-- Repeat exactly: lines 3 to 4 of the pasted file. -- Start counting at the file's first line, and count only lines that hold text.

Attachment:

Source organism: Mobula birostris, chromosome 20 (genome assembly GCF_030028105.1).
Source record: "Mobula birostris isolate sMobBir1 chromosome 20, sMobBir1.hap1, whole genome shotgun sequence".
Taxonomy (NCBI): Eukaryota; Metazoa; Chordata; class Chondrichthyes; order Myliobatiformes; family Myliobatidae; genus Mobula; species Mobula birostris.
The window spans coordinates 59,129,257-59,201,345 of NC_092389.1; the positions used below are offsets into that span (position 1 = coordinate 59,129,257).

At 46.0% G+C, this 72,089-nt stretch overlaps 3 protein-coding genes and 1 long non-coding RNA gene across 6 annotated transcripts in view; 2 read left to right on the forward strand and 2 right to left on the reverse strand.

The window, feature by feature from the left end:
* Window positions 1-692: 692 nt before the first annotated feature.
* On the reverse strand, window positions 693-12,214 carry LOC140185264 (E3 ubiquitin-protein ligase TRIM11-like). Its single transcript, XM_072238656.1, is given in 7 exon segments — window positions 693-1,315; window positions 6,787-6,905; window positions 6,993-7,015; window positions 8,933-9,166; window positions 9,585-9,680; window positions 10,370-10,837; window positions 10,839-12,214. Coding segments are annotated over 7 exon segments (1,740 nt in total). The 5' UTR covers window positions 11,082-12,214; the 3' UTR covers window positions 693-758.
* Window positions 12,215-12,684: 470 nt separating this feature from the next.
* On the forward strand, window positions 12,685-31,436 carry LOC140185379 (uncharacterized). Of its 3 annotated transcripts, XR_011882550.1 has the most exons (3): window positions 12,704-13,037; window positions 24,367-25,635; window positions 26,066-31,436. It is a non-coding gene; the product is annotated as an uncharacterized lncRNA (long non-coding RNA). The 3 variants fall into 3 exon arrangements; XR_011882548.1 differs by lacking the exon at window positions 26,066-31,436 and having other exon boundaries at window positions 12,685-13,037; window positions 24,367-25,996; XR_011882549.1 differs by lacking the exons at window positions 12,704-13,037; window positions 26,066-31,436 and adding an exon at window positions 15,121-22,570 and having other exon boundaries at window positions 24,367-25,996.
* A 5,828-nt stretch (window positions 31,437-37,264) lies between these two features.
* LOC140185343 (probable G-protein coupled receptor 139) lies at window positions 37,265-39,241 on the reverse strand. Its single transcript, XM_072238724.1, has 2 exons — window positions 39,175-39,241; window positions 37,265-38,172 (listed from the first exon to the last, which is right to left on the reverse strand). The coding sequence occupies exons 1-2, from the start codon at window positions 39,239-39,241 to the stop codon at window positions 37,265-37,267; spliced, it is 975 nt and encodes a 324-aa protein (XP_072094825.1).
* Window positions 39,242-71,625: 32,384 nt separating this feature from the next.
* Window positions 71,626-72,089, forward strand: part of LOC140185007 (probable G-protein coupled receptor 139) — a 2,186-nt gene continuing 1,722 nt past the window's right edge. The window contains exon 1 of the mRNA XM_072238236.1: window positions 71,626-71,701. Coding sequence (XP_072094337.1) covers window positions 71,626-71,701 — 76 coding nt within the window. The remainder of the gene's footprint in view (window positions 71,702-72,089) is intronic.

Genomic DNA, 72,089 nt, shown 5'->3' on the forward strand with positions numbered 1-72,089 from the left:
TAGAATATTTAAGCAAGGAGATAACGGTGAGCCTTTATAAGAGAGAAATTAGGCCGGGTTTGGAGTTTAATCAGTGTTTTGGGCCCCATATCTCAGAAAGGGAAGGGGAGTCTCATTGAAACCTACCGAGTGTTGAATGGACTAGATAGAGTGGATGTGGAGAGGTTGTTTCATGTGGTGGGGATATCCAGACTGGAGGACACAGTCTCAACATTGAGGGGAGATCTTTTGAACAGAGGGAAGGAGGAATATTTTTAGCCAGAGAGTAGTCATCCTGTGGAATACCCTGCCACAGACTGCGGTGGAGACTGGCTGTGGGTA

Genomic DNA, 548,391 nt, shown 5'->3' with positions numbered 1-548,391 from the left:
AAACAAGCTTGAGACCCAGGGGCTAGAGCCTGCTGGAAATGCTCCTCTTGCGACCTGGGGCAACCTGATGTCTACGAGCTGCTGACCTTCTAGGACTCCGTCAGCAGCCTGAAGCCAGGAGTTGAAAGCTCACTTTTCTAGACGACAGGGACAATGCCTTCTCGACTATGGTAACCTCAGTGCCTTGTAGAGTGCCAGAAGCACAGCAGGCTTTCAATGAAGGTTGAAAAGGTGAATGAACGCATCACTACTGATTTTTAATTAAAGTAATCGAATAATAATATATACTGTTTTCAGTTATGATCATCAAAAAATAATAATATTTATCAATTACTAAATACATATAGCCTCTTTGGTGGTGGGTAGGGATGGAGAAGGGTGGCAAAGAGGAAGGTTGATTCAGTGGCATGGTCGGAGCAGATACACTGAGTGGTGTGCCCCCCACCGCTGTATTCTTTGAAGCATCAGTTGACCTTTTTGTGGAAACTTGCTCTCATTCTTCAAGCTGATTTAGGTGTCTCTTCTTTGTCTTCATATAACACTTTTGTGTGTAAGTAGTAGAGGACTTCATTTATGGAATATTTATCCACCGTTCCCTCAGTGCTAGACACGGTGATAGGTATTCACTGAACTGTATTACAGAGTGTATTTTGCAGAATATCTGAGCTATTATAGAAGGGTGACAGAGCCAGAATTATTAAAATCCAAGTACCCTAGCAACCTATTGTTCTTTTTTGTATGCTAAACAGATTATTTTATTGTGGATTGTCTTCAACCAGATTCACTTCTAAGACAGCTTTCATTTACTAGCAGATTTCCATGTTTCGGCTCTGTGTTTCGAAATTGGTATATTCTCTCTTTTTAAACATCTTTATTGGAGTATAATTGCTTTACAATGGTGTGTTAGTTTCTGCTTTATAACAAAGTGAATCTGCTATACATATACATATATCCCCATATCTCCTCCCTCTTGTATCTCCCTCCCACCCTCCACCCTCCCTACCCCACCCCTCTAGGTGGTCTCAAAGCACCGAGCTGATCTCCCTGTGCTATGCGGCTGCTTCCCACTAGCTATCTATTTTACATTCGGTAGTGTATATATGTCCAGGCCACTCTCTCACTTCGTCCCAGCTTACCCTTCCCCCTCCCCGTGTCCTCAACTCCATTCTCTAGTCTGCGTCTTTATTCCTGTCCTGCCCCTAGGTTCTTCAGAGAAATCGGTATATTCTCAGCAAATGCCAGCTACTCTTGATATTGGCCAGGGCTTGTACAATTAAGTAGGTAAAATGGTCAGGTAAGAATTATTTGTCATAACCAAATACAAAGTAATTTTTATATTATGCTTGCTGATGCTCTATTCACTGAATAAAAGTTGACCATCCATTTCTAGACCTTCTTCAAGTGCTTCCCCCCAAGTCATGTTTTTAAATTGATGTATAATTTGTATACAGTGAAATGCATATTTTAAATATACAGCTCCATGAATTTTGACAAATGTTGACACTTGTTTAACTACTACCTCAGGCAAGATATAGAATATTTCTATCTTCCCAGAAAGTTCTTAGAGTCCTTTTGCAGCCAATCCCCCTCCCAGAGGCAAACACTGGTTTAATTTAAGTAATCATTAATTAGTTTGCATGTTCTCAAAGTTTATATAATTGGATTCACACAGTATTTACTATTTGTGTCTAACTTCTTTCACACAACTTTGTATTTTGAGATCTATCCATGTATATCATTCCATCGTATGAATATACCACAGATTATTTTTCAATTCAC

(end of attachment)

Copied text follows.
Taxonomy (NCBI): Eukaryota; Metazoa; Chordata; class Chondrichthyes; order Myliobatiformes; family Myliobatidae; genus Mobula; species Mobula birostris.
The window spans coordinates 59,129,257-59,201,345 of NC_092389.1; the positions used below are offsets into that span (position 1 = coordinate 59,129,257).